USC, three other Pac-12 teams advance to NCAA women's rowing finals

Top-ranked USC leads the pack at the NCAA Division I Women’s Rowing Championships, with three top-three finishes in Saturday’s semifinal races to advance all its boats to Sunday’s grand finals. Cal and Washington advanced two boats each, while Washington State’s lone remaining boat placed third in its race to also make the grand finals at Eagle Creek Park in Indianapolis, Ind.

USC

With first-place, second-place and third-place finishes in the semifinals, the No. 1 Trojans advanced all three crews to the grand finals for just the second time ever. USC, gearing for its first NCAA rowing title, joins Ohio State as the only two teams with all three boats in the grand finals. The Trojans’ varsity eight boat (7:05.999) finished in second place in its semifinals race, five seconds behind Virginia. Their second varsity eight race was closer, with less than two seconds separating Yale (7:22.769) and USC (7:24.284) for second spot behind the Buckeyes. The Trojans’ varsity four, however, secured first place by more than five seconds with a time of 7:44.822.

[Related Trojans take Pac-12 Women's Varsity Eight title]

California

After two first-place finishes Friday, none of Cal’s three boats hit the top of the leader board in Saturday’s semifinal races. Nonetheless, the No. 3 Bears’ two varsity eight boats both finished in the top three to secure spots in the grand finals Sunday.

The Cal varsity eight boat’s third-place time was 7:09.358, nine seconds behind first-place Virginia, but still seven seconds ahead of fourth-place UCLA. The Bears’ second varsity boat’s race was neck and neck. Less than one second separated the top three finishers, and Cal’s 6:55.088 time was good enough for second place. In the varsity four race, the Bears were a distant fourth place at 7:46.106.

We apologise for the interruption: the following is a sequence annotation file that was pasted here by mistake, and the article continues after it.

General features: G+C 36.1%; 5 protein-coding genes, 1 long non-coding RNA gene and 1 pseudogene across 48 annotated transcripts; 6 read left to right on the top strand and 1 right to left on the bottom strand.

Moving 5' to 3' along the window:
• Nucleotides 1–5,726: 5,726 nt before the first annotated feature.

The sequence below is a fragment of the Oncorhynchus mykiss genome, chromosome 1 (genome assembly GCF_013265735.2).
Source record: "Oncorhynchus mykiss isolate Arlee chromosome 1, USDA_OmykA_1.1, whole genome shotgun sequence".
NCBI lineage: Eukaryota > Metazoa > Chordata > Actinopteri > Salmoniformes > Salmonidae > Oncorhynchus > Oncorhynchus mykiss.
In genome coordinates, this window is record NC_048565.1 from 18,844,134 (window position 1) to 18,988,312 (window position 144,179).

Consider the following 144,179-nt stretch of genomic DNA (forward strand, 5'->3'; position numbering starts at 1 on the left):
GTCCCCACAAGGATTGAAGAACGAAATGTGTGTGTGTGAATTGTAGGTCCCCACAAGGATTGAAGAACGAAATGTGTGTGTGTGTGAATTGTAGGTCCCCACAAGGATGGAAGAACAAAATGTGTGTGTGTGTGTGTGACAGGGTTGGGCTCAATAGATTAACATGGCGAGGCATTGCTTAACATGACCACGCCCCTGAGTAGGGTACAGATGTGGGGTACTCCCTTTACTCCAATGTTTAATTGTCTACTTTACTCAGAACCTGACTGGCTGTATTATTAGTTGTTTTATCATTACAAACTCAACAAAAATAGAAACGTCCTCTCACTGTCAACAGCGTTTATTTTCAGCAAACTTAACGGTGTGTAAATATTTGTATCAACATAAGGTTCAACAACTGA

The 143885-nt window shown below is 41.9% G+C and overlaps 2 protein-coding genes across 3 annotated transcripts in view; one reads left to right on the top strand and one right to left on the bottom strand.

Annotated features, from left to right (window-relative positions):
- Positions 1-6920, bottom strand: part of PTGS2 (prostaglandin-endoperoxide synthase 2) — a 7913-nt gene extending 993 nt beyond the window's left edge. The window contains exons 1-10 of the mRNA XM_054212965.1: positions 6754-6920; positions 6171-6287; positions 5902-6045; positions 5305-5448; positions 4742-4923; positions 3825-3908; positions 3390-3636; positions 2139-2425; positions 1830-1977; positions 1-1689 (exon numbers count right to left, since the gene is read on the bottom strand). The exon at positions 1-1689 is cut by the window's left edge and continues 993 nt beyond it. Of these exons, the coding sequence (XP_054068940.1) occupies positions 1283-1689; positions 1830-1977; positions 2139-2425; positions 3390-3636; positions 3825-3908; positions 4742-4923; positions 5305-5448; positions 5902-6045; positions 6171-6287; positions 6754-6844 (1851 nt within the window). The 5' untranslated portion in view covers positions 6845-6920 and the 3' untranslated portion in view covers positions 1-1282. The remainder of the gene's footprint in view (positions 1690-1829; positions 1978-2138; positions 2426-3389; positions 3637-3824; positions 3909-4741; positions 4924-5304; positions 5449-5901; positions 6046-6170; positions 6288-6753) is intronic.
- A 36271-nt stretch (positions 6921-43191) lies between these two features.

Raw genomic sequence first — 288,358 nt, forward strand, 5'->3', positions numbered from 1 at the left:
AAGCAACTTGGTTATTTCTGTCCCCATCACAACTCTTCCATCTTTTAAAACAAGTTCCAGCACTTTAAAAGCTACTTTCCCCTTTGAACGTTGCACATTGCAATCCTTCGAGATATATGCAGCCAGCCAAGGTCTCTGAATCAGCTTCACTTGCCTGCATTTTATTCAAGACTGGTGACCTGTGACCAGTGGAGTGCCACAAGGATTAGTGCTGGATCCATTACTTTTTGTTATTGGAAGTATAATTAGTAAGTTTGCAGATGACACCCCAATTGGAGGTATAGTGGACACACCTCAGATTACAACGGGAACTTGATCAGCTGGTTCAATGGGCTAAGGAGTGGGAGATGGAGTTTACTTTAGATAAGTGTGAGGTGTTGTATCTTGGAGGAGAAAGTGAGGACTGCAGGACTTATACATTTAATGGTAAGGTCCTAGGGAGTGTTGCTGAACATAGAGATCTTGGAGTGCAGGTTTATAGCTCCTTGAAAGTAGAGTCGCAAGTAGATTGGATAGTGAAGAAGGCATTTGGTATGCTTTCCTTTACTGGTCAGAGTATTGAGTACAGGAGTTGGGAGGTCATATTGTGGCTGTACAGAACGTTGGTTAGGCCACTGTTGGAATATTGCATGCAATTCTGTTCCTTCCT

[Related Cal wins their sixth straight Pac-12 Women's Rowing Championship]

Washington

Two Washington boats will be racing in Sunday’s grand finals.

The Huskies’ varsity eight crew ( 7:17.226) just barely finished in third place, edging out Yale (7:17.689) to claim a spot in the grand finals. There was a little more breathing room in their varsity four race, with a second-place finish in 7:38.978, two seconds behind leader Ohio State and three seconds ahead of third-place Brown. Washington’s second varsity eight boat ran into some trouble, finishing with the worst time of the six boats in its semifinal race. The Huskies (7:34.165) came through 10 seconds behind third-place USC.

Stanford

On Friday, all three Cardinal boats needed repechages to advance to the semifinals. On Saturday, however, there were no do-overs. None of Stanford’s three boats finished in the top three — thereby missing the grand finals — and none of them were close. The Cardinal varsity eight boat (7:17.747) took sixth place, behind three other Pac-12 teams. Stanford’s second varsity eight boat did one better, finishing in fifth place in 7:31.671, more than seven seconds behind third-place USC. The Cardinal’s varsity four boat also took fifth place with a time of 7:52.286, more than 10 seconds out of third place.

[Related: NCAA women's rowing championships grand finals heat sheet]

UCLA

Like the Cardinal, the Bruins fell considerably short of reaching the grand finals. UCLA’s varsity eight boat just barely beat out Brown and Stanford for fourth place with a time of 7:16.059, but the Bruins’ boat was still seven seconds behind Cal. UCLA’s second varsity eight boat finished in 7:03.379, a distant fifth-place finish and more than eight seconds out of the vaunted top three.

Both UCLA boats will race in the petite finals on Sunday.

Washington State

Despite having just one boat in the semifinals, Washington State’s varsity four crew will be competing in the grand finals Sunday. The boat edged out Princeton, 7:52.482 compared to 7:52.692, to finish in third place in Saturday’s semifinals.

The Cougars’ time was more than two seconds out of second place and nearly eight seconds behind first-place USC, but it was good enough to make the grand finals. Washington State’s varsity eight boat took first in its C/D semifinals race to advance to the C final for places 13-18.

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